2IntroductionPosition/speed sensors provide information to the ECM about the position of a component, the speed of a component, and the change in speed of a component. The following sensors provide this data:• Camshaft Position Sensor (also called G sensor).• Crankshaft Position Sensor (also called NE sensor).• Vehicle Speed Sensor.The Camshaft Position Sensor, Crankshaft Position Sensor, and one type of vehicle speed sensor are of the pick-up coil type sensor.This type of sensor consists of a permanent magnet, yoke, and coil. This sensor is mounted close to a toothed gear. As each tooth moves by the sensor, an AC voltage pulse is induced in the coil. Each tooth produces a pulse. As the gear rotates faster there more pulses are produced. The ECM determines the speed the component is revolving based on the number of pulses. The number of pulses in one second is the signal frequency.
4Variable Reluctance Sensor The distance between the rotor and pickup coil is critical. The further apart they are, the weaker the signal.Not all rotors use teeth. Sometimes the rotor is notched, which will produce the same effect.These sensors generate AC voltage, and do not need an external power supply. Another characteristic is that they have two wires to carry the AC voltage.The wires are twisted and shielded to prevent electrical interference from disrupting the signal.The EWD will indicate if the wires are shielded.By knowing the position of the camshaft, the ECM can determine when cylinder No. I is on the compression stroke.This sensor is located near one of the camshafts. With variable timing V-type engines, there is one sensor for each cylinder bank. On distributor ignition systems, it is often called the G sensor and is located in the distributor.An AC signal is generated that is directly proportional to camshaft speed. That is, as the camshaft revolves faster the frequency increases.
6Camshaft Position Sensor Camshaft Position Sensor (G Sensor)The terminal on the ECM is designated with a letter G, and on some models a G and a number,such as G22 is used.Variable Valve Position SensorSome variable valve timing systems call the Camshaft Position Sensor the Variable ValvePosition Sensor. See section on variable valve timing systems for more information.
8Crankshaft Position Sensor Crankshaft Position Sensor (NE Sensor)The ECM uses crankshaft position signal to determine engine RPM, crankshaft position, and engine misfire. This signal is referred to as the NE signal. The NE signal combined with the G signal indicates the cylinder that is on compression and the ECM can determine from its programming the engine firing order. See Section 3 on ignition systems for more information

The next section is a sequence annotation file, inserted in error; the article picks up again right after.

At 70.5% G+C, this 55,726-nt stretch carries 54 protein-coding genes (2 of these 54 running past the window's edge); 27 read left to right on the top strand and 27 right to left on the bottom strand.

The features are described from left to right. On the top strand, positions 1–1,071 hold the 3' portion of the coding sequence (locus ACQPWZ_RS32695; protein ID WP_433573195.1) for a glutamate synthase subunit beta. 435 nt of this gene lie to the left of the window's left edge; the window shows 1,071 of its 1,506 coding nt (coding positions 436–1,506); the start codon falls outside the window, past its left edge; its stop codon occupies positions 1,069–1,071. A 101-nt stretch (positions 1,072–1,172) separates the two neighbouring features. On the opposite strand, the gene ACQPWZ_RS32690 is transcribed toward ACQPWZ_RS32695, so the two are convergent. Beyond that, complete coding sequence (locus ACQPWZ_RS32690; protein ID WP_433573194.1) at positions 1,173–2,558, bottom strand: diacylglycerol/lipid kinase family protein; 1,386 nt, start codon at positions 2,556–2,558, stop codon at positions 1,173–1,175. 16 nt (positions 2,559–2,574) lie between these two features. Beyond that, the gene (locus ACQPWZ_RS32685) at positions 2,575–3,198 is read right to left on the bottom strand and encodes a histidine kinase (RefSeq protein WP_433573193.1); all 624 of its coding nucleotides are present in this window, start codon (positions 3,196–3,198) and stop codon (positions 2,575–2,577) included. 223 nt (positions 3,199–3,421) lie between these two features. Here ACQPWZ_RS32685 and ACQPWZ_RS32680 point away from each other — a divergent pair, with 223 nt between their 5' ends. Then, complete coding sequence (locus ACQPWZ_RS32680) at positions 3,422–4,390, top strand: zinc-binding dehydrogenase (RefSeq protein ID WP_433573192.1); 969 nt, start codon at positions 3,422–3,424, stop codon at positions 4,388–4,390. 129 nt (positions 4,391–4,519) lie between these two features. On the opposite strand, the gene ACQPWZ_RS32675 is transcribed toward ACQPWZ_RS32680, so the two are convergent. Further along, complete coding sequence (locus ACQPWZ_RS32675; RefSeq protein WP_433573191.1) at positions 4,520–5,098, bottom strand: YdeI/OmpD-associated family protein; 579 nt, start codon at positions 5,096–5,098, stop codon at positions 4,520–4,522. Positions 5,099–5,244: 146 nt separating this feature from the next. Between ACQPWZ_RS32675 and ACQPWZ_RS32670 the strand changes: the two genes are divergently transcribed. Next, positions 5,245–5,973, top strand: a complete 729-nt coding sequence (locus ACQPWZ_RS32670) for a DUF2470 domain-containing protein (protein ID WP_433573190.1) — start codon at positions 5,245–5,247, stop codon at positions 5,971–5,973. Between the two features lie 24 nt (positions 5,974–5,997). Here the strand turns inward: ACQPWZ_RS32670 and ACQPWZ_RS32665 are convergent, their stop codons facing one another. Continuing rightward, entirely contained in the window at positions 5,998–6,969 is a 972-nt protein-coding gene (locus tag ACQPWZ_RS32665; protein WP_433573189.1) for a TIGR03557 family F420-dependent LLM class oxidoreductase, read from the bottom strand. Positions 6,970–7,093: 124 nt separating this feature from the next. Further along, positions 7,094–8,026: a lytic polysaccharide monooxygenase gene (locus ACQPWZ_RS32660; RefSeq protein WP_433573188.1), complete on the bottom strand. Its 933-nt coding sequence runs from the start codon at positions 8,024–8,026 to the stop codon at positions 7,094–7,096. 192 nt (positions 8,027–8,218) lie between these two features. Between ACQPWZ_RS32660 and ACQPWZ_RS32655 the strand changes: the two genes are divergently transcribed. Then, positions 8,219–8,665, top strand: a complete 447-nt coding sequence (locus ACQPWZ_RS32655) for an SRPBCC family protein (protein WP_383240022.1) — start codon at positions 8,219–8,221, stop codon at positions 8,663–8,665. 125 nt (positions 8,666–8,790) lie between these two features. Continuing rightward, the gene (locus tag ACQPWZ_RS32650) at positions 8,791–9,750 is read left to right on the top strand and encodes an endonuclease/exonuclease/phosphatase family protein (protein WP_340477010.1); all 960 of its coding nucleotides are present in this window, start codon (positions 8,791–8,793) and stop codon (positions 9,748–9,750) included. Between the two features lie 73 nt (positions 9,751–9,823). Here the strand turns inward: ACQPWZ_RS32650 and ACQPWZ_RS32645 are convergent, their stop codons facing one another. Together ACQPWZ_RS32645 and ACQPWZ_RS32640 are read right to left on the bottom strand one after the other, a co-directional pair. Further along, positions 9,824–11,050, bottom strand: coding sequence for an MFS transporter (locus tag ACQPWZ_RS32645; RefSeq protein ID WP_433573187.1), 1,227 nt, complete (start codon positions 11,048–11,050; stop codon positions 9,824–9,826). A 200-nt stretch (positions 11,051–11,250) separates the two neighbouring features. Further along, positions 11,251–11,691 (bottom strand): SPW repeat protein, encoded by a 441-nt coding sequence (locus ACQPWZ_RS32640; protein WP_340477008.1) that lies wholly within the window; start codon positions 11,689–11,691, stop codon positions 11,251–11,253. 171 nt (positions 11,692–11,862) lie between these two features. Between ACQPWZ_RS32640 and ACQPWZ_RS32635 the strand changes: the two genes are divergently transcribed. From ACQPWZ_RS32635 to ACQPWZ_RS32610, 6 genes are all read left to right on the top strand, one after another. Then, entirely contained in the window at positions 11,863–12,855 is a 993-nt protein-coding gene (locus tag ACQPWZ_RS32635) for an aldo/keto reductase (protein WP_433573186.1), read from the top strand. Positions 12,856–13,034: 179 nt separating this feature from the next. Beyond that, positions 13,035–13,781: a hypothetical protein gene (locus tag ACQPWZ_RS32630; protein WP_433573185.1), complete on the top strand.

10Vehicle Speed Sensor Vehicle Speed Sensor (VSS) The ECM uses the Vehicle Speed Sensor (VSS) signal to modify engine functions and initiate diagnostic routines. The VSS signal originates from a sensor measuring transmission/ transaxle output speed or wheel speed. Different types of sensors have been used depending on models and applications. On some vehicles, the vehicle speed sensor signal is processed in the combination meter and then sent to the ECM. On some anti-lock brake system (ABS) equipped vehicles, the ABS computer processes the wheel speed sensor signals and sends a speed sensor signal to the combination meter and then to the ECM. You will need to consult the EWD to confirm the type of system you are working on.
12Reed Switch TypeThe reed switch type is driven by the speedometer cable. The main components are a magnet, reed switch, and the speedometer cable. As the magnet revolves the reed switch contacts open and close four times per revolution. This action produces 4 pulses per revolution. From thenumber of pulses put out by the VSS, the combination meter/ECM is able to determine vehiclespeed.
14ConclusionBy using the circuit designs described in this presentation to condition non-TTL/CMOS speed sensor signals so that a counter can measure them, your application software can accurately determine frequency and phase-related data of a rotating system. These circuits are extremely flexible, allowing a variety of signals to be converted to TTL/CMOS-compatible levels.Using this approach, off-the-shelf instruments such as NI 660x, E Series, and S Series devices and Field Point and Compact Field Point modules can extract accurate frequency and phase information from high-speed sensor signals.Counters can be combined with other data acquisition devices, such as National Instruments dynamic signal acquisition (DSA) products, to build a flexible system solution for monitoring or characterizing rotating systems used in automotive, aerospace and machine-monitoring applications.